As we all know, different people play games for different reasons and with different goals. Even the heaviest of games can be played in all sorts of different ways, and I don't mean with different strategies in mind. Sure, in an 18xx game, you probably want to do everything to win and it's unlikely that people will play it who just want to build scenic routes going through cities that they like - but it is a possibility. In this article, I want to look at the different motivations players have and how different games accommodate them to a larger or smaller extent.
So, going back to 18xx, as I said, it's unlikely that you play because you like the map and just want to build pretty routes, but there is nothing to stop you from doing so. You probably won't win, but that might not be your motivation. Your aim might be to just make it from east to west, taking in major cities along the way, and when other players lay their track in the wrong direction, you will do what you can to bring it back to where you want it to go.
As I say, it's an unlikely scenario for an 18xx game, but generally speaking, I really don't think there is anything wrong with people playing games without even the slightest intention of winning, but instead having completely different goals in mind.
Carcassonne is one of the best examples in my view. Sure, a lot of people play it fiercely competitively, placing tiles to intentionally block other players and stop them from completing cities for example, but there are also many people who just want to create a beautiful landscape, trying to make sure there are no gaps for example, or maybe placing monasteries evenly around the country to allow the congregation easier access to Sunday service.
As I say, I don't think there is anything wrong with that. Of course, people are less likely to win the game if they put monasteries at the edge of maps, rather than somewhere central, but if they enjoy the game more, then there is no reason why they shouldn't play like that. In fact, you will probably still get a decent score if you play for beauty rather than victory.
Wingspan is another game that people play in different ways. Sometimes it's just nice to collect certain birds that you like, even if they don't necessarily help you to victory. Yet, Wingspan is also a game that guides players to victory. Whatever bird you choose, you will (almost) always have to pay a certain food cost and pay eggs, if you play a bird further along in a row. So you have to get food and eggs, which you will soon realise is easier if you have more birds in the relevant rows - and to draw the birds you like in the first place, you benefit from having more birds in the wetlands.
That's why I think Wingspan is actually quite easy to learn. The game guides you along as you play it. Choose a bird you like, then try and get the resources you need to put it into your nature reserve. You will quickly know what to do next and you can play the game a turn at a time and get a good score. Then, when you've played it a few more times, you can start formulating strategies and plan a few steps ahead, making you more efficient at getting what you need.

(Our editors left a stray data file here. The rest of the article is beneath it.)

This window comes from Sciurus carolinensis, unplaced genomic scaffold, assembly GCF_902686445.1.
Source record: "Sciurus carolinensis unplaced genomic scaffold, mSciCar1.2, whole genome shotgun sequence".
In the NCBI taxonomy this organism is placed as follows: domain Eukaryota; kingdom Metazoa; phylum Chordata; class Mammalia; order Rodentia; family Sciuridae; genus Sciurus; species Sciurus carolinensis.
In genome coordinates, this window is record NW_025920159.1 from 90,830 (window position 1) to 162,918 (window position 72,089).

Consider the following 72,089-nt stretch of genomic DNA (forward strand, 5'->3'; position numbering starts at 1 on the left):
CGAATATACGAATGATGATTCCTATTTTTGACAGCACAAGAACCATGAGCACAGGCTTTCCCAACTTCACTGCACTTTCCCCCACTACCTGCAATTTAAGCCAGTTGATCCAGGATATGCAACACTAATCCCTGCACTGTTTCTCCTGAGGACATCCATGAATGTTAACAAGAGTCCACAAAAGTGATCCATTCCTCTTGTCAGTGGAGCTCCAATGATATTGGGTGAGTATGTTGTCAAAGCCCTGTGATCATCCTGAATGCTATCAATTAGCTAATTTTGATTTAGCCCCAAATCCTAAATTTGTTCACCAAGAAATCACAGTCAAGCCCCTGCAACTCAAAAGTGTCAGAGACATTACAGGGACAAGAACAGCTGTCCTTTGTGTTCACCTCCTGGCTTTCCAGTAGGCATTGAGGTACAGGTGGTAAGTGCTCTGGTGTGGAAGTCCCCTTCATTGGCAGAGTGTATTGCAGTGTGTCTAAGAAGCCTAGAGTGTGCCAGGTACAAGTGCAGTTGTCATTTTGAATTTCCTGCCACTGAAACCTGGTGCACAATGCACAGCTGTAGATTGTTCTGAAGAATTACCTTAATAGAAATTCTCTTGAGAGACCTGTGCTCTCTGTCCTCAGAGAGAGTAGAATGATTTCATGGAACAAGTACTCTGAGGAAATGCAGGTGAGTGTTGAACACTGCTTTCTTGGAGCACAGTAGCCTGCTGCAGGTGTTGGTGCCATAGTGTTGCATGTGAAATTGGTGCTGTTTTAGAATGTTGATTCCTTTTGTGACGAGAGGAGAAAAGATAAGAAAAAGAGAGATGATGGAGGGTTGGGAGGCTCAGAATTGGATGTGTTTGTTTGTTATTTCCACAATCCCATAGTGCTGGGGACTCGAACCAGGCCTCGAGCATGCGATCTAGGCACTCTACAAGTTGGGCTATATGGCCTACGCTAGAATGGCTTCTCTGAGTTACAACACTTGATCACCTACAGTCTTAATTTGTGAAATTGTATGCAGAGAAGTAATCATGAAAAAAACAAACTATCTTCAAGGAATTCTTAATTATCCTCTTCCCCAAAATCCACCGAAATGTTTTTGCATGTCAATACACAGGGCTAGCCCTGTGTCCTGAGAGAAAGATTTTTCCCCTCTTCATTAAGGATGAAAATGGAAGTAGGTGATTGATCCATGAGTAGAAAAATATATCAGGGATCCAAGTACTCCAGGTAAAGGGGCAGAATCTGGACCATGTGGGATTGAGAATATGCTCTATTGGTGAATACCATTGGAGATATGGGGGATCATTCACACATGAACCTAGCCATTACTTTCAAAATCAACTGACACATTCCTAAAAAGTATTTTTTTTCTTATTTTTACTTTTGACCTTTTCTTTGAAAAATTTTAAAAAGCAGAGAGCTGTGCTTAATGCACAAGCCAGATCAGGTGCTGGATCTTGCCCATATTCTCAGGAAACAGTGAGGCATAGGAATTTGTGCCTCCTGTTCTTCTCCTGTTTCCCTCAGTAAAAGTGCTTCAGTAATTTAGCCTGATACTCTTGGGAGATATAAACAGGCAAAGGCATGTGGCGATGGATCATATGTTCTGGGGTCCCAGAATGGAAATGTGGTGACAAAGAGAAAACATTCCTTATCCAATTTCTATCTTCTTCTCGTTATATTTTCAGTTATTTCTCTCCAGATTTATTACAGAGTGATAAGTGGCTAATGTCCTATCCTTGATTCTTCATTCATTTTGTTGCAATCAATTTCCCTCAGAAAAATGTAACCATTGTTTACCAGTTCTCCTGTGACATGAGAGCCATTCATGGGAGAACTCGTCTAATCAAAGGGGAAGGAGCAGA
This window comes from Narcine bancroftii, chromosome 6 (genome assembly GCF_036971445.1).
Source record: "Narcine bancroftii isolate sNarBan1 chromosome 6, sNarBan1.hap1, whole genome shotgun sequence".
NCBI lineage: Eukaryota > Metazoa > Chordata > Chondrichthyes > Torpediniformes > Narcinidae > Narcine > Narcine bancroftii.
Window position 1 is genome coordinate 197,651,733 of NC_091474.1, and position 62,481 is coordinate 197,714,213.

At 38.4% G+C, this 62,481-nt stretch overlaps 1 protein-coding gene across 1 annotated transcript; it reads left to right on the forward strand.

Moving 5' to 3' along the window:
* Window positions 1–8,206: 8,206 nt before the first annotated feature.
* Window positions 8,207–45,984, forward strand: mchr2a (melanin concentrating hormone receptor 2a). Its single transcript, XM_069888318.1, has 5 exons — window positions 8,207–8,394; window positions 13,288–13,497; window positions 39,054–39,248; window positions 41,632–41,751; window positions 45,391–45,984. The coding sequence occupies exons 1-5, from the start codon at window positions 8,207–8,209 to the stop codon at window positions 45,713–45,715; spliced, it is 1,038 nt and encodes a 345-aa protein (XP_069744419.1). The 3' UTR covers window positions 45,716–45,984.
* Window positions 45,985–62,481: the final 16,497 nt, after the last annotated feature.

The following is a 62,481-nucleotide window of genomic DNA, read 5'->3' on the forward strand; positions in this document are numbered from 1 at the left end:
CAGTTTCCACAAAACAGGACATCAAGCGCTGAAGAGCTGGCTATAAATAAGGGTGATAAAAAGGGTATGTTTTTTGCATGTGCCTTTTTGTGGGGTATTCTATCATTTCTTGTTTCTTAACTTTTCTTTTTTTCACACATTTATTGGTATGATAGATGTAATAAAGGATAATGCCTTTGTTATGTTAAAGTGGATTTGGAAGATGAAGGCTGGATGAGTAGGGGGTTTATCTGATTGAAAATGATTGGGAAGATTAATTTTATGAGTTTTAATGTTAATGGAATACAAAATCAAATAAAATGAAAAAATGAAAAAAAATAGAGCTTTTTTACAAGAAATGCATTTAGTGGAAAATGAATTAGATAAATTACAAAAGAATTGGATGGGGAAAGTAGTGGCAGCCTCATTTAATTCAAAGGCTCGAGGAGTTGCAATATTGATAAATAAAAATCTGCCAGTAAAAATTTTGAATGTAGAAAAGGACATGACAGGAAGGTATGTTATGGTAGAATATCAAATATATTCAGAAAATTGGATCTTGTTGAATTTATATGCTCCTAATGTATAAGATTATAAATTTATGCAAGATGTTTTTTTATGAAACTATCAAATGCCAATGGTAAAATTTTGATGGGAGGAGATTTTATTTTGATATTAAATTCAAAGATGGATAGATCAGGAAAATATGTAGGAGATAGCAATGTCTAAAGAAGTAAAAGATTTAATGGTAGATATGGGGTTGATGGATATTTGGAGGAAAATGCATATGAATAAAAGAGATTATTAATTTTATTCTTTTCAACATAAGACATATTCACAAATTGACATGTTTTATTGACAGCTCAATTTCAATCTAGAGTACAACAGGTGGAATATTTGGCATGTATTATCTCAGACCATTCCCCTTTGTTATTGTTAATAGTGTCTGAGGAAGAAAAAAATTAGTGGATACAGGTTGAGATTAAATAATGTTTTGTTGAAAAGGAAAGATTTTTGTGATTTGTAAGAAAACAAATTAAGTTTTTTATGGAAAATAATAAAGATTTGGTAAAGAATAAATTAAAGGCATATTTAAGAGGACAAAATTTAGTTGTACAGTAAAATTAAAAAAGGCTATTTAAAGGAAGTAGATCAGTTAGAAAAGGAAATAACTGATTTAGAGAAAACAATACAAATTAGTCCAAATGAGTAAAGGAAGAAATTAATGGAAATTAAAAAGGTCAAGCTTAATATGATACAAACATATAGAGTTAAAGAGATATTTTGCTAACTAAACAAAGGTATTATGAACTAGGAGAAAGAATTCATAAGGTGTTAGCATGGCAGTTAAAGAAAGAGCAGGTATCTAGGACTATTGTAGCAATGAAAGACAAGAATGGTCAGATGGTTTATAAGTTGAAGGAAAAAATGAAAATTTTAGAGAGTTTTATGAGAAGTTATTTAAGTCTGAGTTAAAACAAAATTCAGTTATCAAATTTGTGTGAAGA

Quite often, tile laying, deck building, set collection and tableau-building games are more flexible in how they can be played. You don't necessarily need to play to win to have a good time. Sometimes you just want to play Star Realms to get a lot of attack for example and fire off a lot of pew-pews, which can be very satisfying, even though chances are that you will be outgunned in the end and lose the game.
I think there are other games that make it harder for people to play them in different ways or rather with different motivations. I suppose you could just try to produce the most oil in Scythe, have the most distilleries in Clans of Caledonia or get the most white cubes in Lords of Waterdeep, but I don't think many people would want to do that. These games do tend to force you down a certain route. If you don't at least try to win, you're only going to be a mild annoyance to other players at worst, or have no impact on the game at best. You're unlikely to get anywhere near a decent score at the end and I don't think you'll enjoy playing the game much either.
Ultimately though, we all want to have fun when we play board games. That's the real motivation, at least for most of us. So playing a game in such a way that allows others to win, whose main motivation is to win, isn't a bad thing. If it allows everyone to have fun, then that's a good thing. I think we all should play games in such a way that we, as a group, enjoy the most. That's what playing board games should be all about.
So, have you ever tried to play a game with a different motivation other than winning? What game was it and what were you trying to achieve in it? Please share your thoughts in the comments below. I'd love to hear your experiences.